Book Review- Strands of Hope: How to grieve the loss of a horse by Susan Friedland

I took the above photo when four horses graced my backyard. From left to right is Pumpkin Spice, Bear, Fate and Blue.

If you have been reading The Backyard Horse Blog, you may recognize that my twenty-five year old gelding, Bear, is the only current living-member of that group.

I am one of the millions of horse-keepers who knows something about the heartache of losing a horse.

Due to my experiences, I was compelled to read Strands of Hope- How to grieve the loss of a horse by Susan Friedland. You may recognize Susan from her successful equestrian blog, Saddle Seeks Horse. The death of Susan’s long-time horse, DC, anchors this book.

The story of the author’s path through grief is echoed by the book’s stories of other equestrians who also experienced the death of a horse. Readers will see that while no two journeys are exactly alike, there are common themes weaved between the varied stories. Readers will feel less alone in their own despair after reading the accounts of others.

“To have the trust of a 1,200-pound animal is an incredible feeling, and the relationship that develops from this faith in one another is hard to describe. And once that partner is gone, it’s quite simply devastating. It’s okay to grieve for a horse the way that you’d grieve for a longtime best friend.”

From “Strands of Hope: How to grieve the loss of a horse”

I appreciate that the author also included a chapter on the grief associated with early retirement of a horse from riding. The chapter “Death of A Dream” shares one rider’s experience with that issue. Having retired a couple of horse earlier than I expected, the material included in that chapter resonated with me.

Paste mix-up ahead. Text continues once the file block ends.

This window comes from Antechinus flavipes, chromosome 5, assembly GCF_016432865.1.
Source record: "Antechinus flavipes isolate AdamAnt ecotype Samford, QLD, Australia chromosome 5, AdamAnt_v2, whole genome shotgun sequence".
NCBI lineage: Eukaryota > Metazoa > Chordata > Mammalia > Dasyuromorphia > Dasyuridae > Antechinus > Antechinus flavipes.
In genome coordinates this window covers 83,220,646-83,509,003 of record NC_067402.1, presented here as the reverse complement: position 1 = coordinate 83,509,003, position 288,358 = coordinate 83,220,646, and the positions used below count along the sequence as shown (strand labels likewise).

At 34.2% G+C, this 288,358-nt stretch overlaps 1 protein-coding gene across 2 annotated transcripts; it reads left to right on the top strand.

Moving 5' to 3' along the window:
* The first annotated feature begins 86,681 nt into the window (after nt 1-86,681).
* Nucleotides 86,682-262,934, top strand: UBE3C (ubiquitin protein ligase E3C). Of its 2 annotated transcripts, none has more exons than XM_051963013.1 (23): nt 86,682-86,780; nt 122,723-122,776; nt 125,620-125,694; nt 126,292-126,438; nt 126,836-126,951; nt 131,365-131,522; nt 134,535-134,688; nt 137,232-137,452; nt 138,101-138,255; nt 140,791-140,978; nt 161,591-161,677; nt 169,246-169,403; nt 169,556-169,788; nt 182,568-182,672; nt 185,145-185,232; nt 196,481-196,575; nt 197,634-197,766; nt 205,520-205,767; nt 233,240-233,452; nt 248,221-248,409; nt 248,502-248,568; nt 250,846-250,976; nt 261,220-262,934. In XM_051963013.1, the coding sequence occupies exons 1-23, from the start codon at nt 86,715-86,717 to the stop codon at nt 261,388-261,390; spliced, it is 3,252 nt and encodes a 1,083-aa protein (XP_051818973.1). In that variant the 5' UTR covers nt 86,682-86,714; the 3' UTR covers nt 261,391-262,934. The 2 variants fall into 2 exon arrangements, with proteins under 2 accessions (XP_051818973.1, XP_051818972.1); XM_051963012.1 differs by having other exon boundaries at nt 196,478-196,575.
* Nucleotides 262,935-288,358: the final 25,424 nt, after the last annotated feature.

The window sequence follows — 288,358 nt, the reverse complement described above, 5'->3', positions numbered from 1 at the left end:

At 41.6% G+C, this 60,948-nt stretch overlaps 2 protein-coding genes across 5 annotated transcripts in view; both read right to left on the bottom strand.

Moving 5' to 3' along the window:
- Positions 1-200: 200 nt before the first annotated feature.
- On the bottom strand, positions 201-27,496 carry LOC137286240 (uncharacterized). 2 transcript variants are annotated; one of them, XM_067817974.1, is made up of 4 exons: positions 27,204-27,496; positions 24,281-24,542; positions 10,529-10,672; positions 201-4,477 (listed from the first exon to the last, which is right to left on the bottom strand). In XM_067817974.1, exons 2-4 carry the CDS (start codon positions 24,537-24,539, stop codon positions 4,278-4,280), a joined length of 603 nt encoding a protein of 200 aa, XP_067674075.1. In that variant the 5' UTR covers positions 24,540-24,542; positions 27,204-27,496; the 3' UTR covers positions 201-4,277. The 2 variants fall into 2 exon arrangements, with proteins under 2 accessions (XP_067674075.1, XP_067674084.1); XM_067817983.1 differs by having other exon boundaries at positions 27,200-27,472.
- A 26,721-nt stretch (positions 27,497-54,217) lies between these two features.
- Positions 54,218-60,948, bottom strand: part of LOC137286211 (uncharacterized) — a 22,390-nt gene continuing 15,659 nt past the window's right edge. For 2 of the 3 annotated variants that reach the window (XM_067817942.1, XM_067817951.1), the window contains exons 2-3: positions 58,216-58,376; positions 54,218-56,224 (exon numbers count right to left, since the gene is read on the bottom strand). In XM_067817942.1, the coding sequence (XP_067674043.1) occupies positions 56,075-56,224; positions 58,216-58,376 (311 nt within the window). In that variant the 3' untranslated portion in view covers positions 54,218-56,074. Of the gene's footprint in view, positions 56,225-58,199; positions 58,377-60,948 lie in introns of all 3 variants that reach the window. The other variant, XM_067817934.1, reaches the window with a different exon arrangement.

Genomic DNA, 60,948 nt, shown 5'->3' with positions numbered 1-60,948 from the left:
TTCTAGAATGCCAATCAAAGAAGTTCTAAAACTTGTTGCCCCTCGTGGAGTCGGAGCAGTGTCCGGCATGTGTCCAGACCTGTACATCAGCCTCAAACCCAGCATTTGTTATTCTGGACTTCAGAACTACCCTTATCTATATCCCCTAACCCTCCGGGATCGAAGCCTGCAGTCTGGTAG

Strands of Hope is an organized read, chock full of suggestions and resources to support readers through their own healing. The book is gentle and tender while also practical and useful. For example, one of the exercises Susan suggests is writing a eulogy for your horse. She guides you through the process step by step. Composing written dedications to my horses after their deaths is something I myself found cathartic.

I submitted a five star review of Strands of Hope to Amazon and recommend this book as reading for all equestrians. If you would like to purchase a copy, you can buy it from Amazon or directly from the author’s website at

While the subject matter is sad, the book is ultimately hopeful. Just as its title implies. Strands of Hope reminded me that good things can come out of a painful situation. It affirmed for me the truly special place in our hearts that we hold for horses.

7 thoughts on “Book Review- Strands of Hope: How to grieve the loss of a horse by Susan Friedland

    1. Thank you, Anne. I remember reading somewhere about the death of our horses being “the price of the ticket” for having them in our lives. Sounds like we both decided that despite the pain of eventually saying goodbye that we still want to welcome them into our hearts.

      Liked by 1 person

      1. Yes. In all the cases for me the horses were unwell so in knew I had to make the decision to let them go. But I knew I would get old fast if I went back to not riding and not having a horse in my life.

        Liked by 1 person

      2. And look how beautifully Biasini has worked out for you due to your choosing to stay involved with horses despite your experience with loss!

        Liked by 1 person

  1. Losing a beloved equine friend is very hard. This past spring when I unexpectedly lost two of my senior horses the first thing I did was put a reflection of the time we had together in writting. I love Susan’s blog, Saddle Seeks Horse, and Strands of Hope is on my “to read” list. Thanks for the informative review on her book!

    Liked by 1 person

    1. Yes, it is quite tough, Reese. For all who like to write, I think that putting our memories, thoughts, emotions to paper can be quite powerful in the healing process. Since you enjoy the Saddle Seeks Horse blog, I imagine you will connect with the Strands of Hope book too. Susan definitely reminds us we are not alone in that experience of saying goodbye to a horse.


Comments are closed.